THE LAWSON’S PEAK BOOKS

No-Account

I was logging into my online e-mail one morning and I happened to notice, below the spot where you type your user name and password, there was a link that asked, “No account?”

I thought, “Well, I guess I am, come to think of it!”

Probably no better way to describe myself: No-account. I can hear my father saying many years ago, “That fella’s about as no-account as they get.” I have grown into my father’s analogy, I’m afraid.

Ah, what grand schemes I made for my future! There were hundreds of them. Even in grade school, I knew I wanted to be a writer. I remember mentioning to my sophomore year ag teacher, Mr. Pat McKoin, that I intended to be a writer.

He said, “That’s fine, if you don’t mind starving to death.”

Wise words, there. My father took a dim view of crafting the written word as well. He was a man who, at various times in his life, earned his keep by carpentry, cutting and inscribing marble tombstones and such, and working at the carbon black plant. The notion, to him, of writing for a living was about the same as being a philosopher. As Patrick McManus once noted, “Scholars have long known that fishing eventually turns men into philosophers. Unfortunately, it is almost impossible to buy decent tackle on a philosopher’s salary.”

But I merrily threw myself into this sordid business at the tender age of 15, in 1980. Ah, the folly of youth! And here I sit, some three decades later, and yeah, the ends are meeting, but the rope sure is pulled taut!

Oh, and there were other schemes. I’d be an environmental scientist. I’d be an anthropologist. I’d make a fortune selling seashells by the seashore. You name it. About the only thing I didn’t try was Amtrak, or Amway or whatever the devil that thing is called.

I’ve noted before, I can see the so-said mourners at my funeral after I’ve gone to Happy Hunting Ground standing around with coffee in those little paper cups with the pull-out handles talking among themselves:

“Ol’ Stouff, he sure didn’t amount to much, did he?” one would say, probably one of my closest friends.

Another beloved compatriot nods solemnly. “Yeah, lots of waste there. All those years babbling on and on about his cat and his dog and creeks and politics! Meanwhile, half of his classmates from high school are making six-digits and retired at 40.”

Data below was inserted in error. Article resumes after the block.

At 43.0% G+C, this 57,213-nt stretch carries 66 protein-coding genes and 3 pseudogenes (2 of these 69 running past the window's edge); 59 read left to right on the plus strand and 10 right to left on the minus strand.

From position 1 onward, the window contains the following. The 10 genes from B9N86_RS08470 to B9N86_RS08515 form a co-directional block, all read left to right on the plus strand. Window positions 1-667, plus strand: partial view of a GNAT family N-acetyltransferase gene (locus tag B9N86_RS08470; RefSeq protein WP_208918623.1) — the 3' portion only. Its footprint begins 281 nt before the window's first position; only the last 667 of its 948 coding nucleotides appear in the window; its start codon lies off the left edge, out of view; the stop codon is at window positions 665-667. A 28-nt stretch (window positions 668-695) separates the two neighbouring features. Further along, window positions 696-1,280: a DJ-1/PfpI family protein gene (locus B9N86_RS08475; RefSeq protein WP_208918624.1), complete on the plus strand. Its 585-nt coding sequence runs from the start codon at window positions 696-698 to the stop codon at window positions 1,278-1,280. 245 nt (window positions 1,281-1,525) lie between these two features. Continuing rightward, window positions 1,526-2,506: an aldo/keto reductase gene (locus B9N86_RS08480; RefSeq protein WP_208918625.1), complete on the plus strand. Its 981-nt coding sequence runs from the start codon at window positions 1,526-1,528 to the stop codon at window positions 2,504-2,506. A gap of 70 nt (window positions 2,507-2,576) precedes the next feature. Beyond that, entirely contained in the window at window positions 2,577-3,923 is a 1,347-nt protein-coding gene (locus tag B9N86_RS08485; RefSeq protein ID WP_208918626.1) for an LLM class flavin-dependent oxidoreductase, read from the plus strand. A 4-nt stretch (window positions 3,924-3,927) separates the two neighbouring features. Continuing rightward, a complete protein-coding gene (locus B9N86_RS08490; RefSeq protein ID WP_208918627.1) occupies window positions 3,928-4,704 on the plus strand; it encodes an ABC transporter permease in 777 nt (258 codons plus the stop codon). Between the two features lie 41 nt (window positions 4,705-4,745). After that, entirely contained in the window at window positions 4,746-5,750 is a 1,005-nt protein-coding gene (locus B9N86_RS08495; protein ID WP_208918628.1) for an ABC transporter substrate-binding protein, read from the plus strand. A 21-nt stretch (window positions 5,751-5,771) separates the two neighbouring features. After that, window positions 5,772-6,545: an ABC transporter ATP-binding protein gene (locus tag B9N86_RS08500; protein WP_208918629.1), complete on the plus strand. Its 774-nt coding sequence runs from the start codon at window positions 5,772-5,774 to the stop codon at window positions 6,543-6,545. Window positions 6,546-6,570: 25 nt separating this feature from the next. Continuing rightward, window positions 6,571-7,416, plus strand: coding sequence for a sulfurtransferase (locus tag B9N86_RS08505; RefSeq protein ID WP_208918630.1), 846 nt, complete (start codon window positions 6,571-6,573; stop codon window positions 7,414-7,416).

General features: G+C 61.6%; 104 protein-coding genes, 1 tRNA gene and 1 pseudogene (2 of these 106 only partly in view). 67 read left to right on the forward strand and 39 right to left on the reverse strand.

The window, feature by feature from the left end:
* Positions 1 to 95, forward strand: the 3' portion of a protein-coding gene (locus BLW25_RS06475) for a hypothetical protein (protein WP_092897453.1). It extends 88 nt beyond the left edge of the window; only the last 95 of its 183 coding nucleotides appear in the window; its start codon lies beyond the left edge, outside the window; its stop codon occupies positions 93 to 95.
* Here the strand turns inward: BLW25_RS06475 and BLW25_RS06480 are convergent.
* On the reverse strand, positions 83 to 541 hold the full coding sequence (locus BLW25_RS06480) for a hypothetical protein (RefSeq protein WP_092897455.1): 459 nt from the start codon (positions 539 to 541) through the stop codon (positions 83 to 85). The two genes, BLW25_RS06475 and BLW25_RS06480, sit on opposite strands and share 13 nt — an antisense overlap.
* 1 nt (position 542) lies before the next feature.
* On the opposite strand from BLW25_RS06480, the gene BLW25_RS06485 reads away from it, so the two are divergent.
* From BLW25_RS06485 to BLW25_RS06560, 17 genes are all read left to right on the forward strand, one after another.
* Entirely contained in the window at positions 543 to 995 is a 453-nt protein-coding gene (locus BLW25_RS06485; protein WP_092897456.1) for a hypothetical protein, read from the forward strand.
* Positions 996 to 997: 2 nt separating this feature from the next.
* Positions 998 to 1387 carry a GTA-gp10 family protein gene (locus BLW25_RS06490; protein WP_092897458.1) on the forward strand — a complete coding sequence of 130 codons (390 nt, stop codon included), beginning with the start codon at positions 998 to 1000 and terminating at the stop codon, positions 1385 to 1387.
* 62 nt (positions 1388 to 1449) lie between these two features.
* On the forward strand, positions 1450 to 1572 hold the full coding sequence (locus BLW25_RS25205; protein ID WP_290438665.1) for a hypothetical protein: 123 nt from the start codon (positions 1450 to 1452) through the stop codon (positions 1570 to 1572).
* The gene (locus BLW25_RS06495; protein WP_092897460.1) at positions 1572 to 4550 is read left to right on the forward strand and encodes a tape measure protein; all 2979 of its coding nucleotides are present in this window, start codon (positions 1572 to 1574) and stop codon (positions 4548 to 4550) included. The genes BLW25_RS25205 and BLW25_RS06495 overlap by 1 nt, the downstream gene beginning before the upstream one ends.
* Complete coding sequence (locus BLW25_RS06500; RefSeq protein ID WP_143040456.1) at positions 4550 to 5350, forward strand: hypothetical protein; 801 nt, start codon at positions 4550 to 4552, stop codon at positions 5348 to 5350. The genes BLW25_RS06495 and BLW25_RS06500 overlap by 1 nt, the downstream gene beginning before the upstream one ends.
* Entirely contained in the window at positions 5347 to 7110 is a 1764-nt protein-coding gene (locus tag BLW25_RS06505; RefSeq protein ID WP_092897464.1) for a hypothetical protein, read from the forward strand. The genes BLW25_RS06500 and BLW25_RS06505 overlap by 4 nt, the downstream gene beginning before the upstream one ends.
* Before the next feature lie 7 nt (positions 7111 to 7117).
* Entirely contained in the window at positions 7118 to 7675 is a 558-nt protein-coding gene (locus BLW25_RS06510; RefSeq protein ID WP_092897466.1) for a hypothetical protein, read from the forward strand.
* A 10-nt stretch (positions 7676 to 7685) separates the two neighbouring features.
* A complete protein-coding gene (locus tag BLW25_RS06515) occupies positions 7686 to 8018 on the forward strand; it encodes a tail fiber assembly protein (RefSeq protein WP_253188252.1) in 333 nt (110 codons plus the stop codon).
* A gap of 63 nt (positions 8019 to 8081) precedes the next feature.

The third says, “I wonder if his family had the money to bury him, or they had to take out a loan?”

Finally the fourth, the true friend in this den of snakes, pipes up, “Yeah, but he caught a helluva lot of fish!”

Ah, heck, I don’t want a funeral anyway, except maybe at most one like Curtis Lowe got:

Old preacher said some words

And they chunked him in the clay–

(Lynyrd Skynyrd Band)

Or maybe no funeral at all, I’d go out how John Prine described when he sang his wish for his final resting place…er, places:

Please don’t bury me

Down in that cold cold ground

No, I’d druther have ‘em cut me up

And pass me all around

Throw my brain in a hurricane

And the blind can have my eyes

And the deaf can take both of my ears

If they don’t mind the size –

No account. Yup. Last thing in the world I want to be is a fine, upstanding citizen. Takes up to much creek time. Last spring, I had so many commitments I could barely step into a puddle of water in the yard, much less wade a creek. Heck with that.

See, they way I look at it, the only legacy I want to leave behind is the one that made me happiest when I was alive. Sure, I got books that might linger on for a few decades, if they don’t go out of print from lack of sales before this summer. Yeah, I’ve got this vast collection of columns floating around the Internet that might even outlive me. But beyond that, I am quite satisfied being a no account, as my father feared I would become.

Oh, I moan about having lots of money and nice stuff. But the proof is in the pudding, that the best things in life may not be free, but for the cost of good food and some vet bills, you can’t go wrong with puppy dogs, my friends.

As it happens, I do have accounts. Mostly e-mail accounts, web forum accounts and credit card accounts that I vigorously abuse in pursuit of the perfect fly rod and wading sandal (I’m still looking for both.)

There’s a little house for sale in the red dirt hills north of here, long, long away from anything, near a buncha fine, fine little creeks. It’s a cute little cottage with a nice little yard, good trees and great views, and the price is really nice. In fact, it’s got about everything I need, except a job within a hundred miles.

So it goes.

I get folks from high school come back to town and tell me now and then, “Man, you need to move to (name a major city) and get out of this Podunk little town. I got (name any number of expensive material goods) and you could have all that too!”

My response usually is, “Yeah, but you got a creek and a puppy dog, Mr. Big Shot?”

I reckon, after all, I’m pretty happy with my no-accountedness. Heck, some of the best people I know are no accounts. You know who you are, don’t try to hide.

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